Cultivated lettuce contains a diversity of market types that exhibit unique leaf characteristics and plant architectures. The popularity of each type is usually geographically dependent; in the United States, romaine and iceberg types are predominant. Although V. dahliae causes wilt in all types of lettuce, the economic damage to iceberg lettuce is the most severe due to its unique architecture and development (Vallad et al., 2006). Iceberg cvs. form a solid, spherical head. The heading process begins when outer leaves cup to form a sphere, an event that is genetically and environmentally dependent (Still, 2007). The head becomes solid as new leaves grow and fill the inside of the head. When plants are infected with verticillium wilt, the older and outer leaves of the iceberg head are the first to show symptoms. As the iceberg plant reaches maturity, these outer leaves that wrap around the lettuce head become the most severely wilted, leading to plant collapse and death. Healthy looking crops can often turn diseased in as little as a week. In some situations, growers may harvest iceberg crops before peak maturity but before severe symptoms occur. Conversely, iceberg cvs. that delay the onset of symptoms past peak harvest maturity could be useful to reduce economic damage from verticillium wilt. Similar characteristics are known in other lettuce diseases, but have not been pursued for verticillium wilt (Simko et al., 2014).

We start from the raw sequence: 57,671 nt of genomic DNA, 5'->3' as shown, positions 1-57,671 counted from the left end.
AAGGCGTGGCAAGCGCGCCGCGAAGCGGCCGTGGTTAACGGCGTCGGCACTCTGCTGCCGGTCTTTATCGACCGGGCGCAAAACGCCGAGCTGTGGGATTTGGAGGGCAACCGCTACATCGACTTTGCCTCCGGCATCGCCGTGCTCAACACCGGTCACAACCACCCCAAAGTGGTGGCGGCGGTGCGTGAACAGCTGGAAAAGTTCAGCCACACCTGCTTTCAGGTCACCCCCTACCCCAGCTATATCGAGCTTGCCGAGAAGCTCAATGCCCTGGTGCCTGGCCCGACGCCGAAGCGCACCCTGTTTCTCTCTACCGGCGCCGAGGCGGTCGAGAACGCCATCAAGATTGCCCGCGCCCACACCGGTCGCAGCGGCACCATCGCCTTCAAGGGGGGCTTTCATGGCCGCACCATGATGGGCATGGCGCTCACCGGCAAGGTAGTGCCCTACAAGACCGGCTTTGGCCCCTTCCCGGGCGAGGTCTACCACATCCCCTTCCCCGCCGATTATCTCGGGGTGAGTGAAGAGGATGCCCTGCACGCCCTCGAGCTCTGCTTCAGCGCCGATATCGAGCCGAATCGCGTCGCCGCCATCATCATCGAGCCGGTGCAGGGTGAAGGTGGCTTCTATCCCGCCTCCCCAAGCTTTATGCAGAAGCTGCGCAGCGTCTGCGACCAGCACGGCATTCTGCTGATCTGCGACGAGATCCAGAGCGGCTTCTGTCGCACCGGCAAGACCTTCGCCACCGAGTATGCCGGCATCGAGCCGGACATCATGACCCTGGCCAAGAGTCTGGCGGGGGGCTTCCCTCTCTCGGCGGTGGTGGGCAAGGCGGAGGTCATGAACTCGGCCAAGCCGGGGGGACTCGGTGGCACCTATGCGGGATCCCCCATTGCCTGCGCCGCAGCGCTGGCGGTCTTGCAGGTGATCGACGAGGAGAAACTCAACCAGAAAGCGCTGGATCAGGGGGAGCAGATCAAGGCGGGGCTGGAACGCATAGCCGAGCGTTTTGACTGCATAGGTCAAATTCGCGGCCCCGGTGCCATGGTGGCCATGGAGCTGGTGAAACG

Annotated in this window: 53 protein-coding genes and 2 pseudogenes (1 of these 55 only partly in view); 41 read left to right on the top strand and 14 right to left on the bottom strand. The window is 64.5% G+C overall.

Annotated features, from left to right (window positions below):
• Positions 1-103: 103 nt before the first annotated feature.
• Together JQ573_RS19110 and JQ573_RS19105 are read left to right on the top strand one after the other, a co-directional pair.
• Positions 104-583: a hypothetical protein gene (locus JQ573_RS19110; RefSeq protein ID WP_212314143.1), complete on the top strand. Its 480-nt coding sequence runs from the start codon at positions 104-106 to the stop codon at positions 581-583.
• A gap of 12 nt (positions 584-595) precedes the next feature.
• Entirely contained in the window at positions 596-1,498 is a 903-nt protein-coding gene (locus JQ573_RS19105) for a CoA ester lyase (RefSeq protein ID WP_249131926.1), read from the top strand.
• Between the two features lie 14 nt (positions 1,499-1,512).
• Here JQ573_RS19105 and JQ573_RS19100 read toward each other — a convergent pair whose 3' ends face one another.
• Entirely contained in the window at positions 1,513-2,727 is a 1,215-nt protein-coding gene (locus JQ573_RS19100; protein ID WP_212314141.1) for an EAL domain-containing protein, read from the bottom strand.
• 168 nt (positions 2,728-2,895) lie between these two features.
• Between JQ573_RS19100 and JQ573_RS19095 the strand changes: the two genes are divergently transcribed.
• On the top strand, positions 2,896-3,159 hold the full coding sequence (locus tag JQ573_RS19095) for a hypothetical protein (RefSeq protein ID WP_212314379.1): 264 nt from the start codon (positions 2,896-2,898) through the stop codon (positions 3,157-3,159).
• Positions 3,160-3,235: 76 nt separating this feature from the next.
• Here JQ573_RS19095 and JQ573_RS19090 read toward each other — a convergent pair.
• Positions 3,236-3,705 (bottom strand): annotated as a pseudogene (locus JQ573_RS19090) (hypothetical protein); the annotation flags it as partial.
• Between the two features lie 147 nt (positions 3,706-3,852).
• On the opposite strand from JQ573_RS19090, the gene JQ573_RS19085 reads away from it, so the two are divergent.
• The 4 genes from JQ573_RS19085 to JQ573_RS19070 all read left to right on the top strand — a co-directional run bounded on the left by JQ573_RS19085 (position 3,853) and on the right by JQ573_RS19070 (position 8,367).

The majority of U.S. iceberg lettuce is produced year round in the southwestern United States. In Coastal California, lettuce is harvested from April to October. Later in the year (October to November), the production moves to the San Joaquin Valley and then the winter production is concentrated in the low desert of California and Arizona near the border with Mexico. Proper heading is a major determinant of iceberg cv. adaptation, and is a process influenced by genotype × environment interactions (Simko et al., 2014). Because of this, iceberg lettuce cvs. are generally bred to be narrowly adapted to specific locations and production times. Production of cvs. outside of the environment for which they were bred often results in poor heading and low yields (Simko et al., 2014).